Repression or ‘polite reticence’? Unpacking self-censorship

Dearth of data undermines understanding of cancel culture and other campus codes of silence

June 28, 2022
woman covering her mouth for silence
Source: iStock

Campus censorship is a “multi-headed Hydra” whose different interests and agendas “coalesce around the theme of cancellation”, a Melbourne webinar has heard.

Alan Davison, dean of the Faculty of Arts and Social Sciences at the University of Technology Sydney, said cancel culture was a multifaceted problem demanding a multifaceted response. “It’s supercharged through social media and the fear of cancellation. It’s supercharged by a neo-corporate university [culture] that doesn’t want dirty press. It’s supercharged [in] some disciplines by ideological conformity…amongst the academic cohort,” he said.

“Left alone to their own devices, [people] might happily stone or behead each other. But it serves their purposes to be on the same bus of cancellation at the same time.”

The webinar, part of a Heterodox Academy-funded project to map “viewpoint visibility” in Australian universities, examined the philosophical development of free expression and recent efforts to silence people at universities and elsewhere.

Examples included the sacking of James Cook University physicist Peter Ridd, personal attacks on high-profile epidemiologists during the pandemic, the hounding of Muslim Australian Yassmin Abdel-Magied and a campaign against New Zealand academics who differentiated between traditional knowledge and science.

The webinar also examined UK policy debates connected with the UK’s Free Speech Union and a University of Cambridge rule change requiring staff and students to be “respectful” of other people’s opinions.

Project leader Geoff Sharrock said it was difficult to obtain meaningful data about attitudes to free expression at universities. Surveys particularly struggled to distinguish whether self-censorship was driven by fear of retaliation or “positive” factors such as regard for others.

He said Australia’s Quality Indicators for Learning and Teaching had introduced new survey questions quizzing students on whether they – and staff – were free to express themselves. “I’m not sure you could tell, if you’re a student, whether academics are free to express their view or not in any meaningful way,” Dr Sharrock said, adding that the questions did not delve into factors like subjects’ sensitivity or where discussions were taking place.

Data from free market thinktank the Institute of Public Affairs, such as a 2019 finding that over 40 per cent of students felt unable to express their opinions at university, posed similar contextual issues. “Is that in class, in cafes or in a group? Is it something you strongly believe and want to discuss, or is it just a bit of polite reticence?”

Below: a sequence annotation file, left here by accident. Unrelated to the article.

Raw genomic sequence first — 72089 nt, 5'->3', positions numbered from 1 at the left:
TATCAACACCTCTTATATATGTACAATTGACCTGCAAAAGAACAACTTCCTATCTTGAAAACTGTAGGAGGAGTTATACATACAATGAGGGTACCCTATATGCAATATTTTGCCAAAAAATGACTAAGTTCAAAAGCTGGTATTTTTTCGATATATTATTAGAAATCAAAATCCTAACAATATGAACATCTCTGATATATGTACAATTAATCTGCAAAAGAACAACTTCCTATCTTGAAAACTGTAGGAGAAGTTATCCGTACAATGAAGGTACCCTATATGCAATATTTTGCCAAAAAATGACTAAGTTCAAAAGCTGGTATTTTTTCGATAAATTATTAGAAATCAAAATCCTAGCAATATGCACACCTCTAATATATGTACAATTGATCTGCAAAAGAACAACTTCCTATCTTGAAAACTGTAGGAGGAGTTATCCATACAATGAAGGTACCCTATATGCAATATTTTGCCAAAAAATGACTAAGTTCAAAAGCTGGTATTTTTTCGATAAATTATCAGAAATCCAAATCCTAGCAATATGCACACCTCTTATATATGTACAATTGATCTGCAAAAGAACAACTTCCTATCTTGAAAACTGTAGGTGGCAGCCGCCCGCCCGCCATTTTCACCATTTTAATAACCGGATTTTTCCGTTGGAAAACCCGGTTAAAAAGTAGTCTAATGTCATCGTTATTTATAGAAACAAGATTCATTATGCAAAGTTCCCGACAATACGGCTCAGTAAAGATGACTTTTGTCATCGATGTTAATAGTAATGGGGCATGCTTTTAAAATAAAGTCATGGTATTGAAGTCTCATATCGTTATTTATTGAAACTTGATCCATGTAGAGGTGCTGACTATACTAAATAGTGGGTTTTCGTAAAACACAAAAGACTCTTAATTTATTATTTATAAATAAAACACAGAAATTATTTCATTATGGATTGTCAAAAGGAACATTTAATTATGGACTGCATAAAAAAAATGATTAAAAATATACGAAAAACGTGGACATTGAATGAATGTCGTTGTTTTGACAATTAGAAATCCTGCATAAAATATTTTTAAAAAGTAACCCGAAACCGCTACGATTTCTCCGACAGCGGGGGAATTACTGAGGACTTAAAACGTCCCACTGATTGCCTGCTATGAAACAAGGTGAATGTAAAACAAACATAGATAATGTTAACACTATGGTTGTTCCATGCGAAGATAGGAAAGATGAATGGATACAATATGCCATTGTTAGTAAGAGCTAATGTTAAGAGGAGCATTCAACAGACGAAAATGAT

Overseas research offers more context, with the Foundation for Individual Rights in Education’s 2020 survey of 20,000 US students finding they were relatively comfortable discussing controversial topics with classmates but wary of expressing unpopular opinions on social media.

While Heterodox Academy’s US Campus Expression Survey has revealed strong and stable support for universities’ role in facilitating untrammelled exchanges of views, it has also exposed an increasing tendency for students to stay silent for fear of being criticised by peers or causing “psychological harm”.

The UK’s Higher Education Policy Institute has found that the proportion of undergraduates who believe academics should be sacked for teaching material that “heavily offends some students” has more than doubled in five years.

In a blogpost, Dr Sharrock said his discussions had highlighted the “wider socio-cultural contexts” affecting free expression in Australian universities. “On many topics, public discourse in liberal democracies has become polarised and tribalised…University communities are not immune from these mass society dynamics.”

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Reader's comments (1)

Thanks for this report on our Melbourne webinar. A sample from the (Sharrock) blogpost on the project: "The Enlightenment thinker Voltaire highlighted tolerance as an essential precondition for competing doctrines to co-exist under wider social contracts; and as a rebuke to fanatics ready to attack any who dared dispute their view: 'If you want us to tolerate your doctrine here, start by being neither intolerant, nor intolerable.' In modern democracies, intolerance toward scholars who air lawful views at odds with a community belief or lobby group agenda is most visible in cases of 'cancel culture'. If a scholar is attacked on social media for an 'offensive' view, coupled with calls for their university to sanction them, how should their leaders and colleagues respond?..."